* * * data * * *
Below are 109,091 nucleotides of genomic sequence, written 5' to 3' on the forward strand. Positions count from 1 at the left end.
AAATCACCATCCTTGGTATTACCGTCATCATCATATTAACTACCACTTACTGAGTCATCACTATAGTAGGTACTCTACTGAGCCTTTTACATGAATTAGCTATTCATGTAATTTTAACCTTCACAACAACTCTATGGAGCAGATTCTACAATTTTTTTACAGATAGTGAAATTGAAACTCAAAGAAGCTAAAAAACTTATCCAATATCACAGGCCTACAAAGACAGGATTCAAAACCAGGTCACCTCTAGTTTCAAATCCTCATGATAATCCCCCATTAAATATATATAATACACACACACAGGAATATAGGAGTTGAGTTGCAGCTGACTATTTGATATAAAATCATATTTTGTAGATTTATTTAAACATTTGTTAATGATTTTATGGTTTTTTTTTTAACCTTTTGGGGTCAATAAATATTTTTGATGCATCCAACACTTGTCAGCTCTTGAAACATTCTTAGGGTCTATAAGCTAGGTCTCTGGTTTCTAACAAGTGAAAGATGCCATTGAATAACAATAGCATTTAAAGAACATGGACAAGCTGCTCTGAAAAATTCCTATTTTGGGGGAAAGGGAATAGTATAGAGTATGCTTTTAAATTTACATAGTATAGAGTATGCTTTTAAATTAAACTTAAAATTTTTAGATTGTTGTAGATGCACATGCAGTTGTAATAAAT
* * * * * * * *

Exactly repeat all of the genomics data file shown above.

Below are 109,091 nucleotides of genomic sequence, written 5' to 3' on the forward strand. Positions count from 1 at the left end.
AAATCACCATCCTTGGTATTACCGTCATCATCATATTAACTACCACTTACTGAGTCATCACTATAGTAGGTACTCTACTGAGCCTTTTACATGAATTAGCTATTCATGTAATTTTAACCTTCACAACAACTCTATGGAGCAGATTCTACAATTTTTTTACAGATAGTGAAATTGAAACTCAAAGAAGCTAAAAAACTTATCCAATATCACAGGCCTACAAAGACAGGATTCAAAACCAGGTCACCTCTAGTTTCAAATCCTCATGATAATCCCCCATTAAATATATATAATACACACACACAGGAATATAGGAGTTGAGTTGCAGCTGACTATTTGATATAAAATCATATTTTGTAGATTTATTTAAACATTTGTTAATGATTTTATGGTTTTTTTTTTAACCTTTTGGGGTCAATAAATATTTTTGATGCATCCAACACTTGTCAGCTCTTGAAACATTCTTAGGGTCTATAAGCTAGGTCTCTGGTTTCTAACAAGTGAAAGATGCCATTGAATAACAATAGCATTTAAAGAACATGGACAAGCTGCTCTGAAAAATTCCTATTTTGGGGGAAAGGGAATAGTATAGAGTATGCTTTTAAATTTACATAGTATAGAGTATGCTTTTAAATTAAACTTAAAATTTTTAGATTGTTGTAGATGCACATGCAGTTGTAATAAAT